If you're self-employed, have investment income, or asset depreciation, you probably already do your taxes with a real CPA. If you aren't, you probably should.
Not necessarily. If you've already got your home and other items paid for, you can be self employed and live off a fairly meager self-employed income. Or alternatively, if you have a lot of investments you can survive quite well with no direct income. Just because you have some wealth or are self employed does not mean you have a lot of discretionary funds, nor that you want to spend those funds on a tax professional.
A quick search of Google for tax prep costs for an 1040 with an itemized schedule A, plus Schedule C, Schedule D, and Schedule SE (which are the ones I personally file for my own home business), plus the similar state tax forms, have a starting cost around $400.
The big tie-in for Intuit is if you use their accounting software (Quicken for individuals, QuickBooks for small business and personal mixed funds) and properly mark your transactions then TurboTax will automatically do all the hard parts of the taxes for you, almost zero data entry was required. It would automatically itemize everything based on all the details you enter for every transaction over the year. You end up paying about $150 per year in software, but it makes accounting a little bit easier.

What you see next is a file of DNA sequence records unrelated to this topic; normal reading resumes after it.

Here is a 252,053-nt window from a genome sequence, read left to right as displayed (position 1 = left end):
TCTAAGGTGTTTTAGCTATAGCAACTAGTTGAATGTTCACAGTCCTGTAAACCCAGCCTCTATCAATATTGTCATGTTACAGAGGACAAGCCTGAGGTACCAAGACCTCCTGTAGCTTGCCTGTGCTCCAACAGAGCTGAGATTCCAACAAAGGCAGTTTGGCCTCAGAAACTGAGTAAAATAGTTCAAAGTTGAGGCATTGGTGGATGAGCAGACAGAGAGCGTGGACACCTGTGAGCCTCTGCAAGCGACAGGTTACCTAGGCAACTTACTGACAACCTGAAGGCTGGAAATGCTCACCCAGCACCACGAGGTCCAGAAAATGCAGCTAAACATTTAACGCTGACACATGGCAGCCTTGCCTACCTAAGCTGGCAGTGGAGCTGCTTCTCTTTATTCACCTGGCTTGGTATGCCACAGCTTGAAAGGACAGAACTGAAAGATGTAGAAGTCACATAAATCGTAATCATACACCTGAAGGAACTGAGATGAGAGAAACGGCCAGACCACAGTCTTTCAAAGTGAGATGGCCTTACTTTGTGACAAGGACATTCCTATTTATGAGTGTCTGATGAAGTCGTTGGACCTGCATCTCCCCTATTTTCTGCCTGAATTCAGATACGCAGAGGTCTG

They could have done this with much less backlash with a little bit of additional communication. Maybe announce two years in advance that the prices will be going up, making it visible as part of the annoying ads they have built into both products in recent years. It is still cheaper than hiring someone to do it, but it is an unexpected cost they didn't mention until the last minute.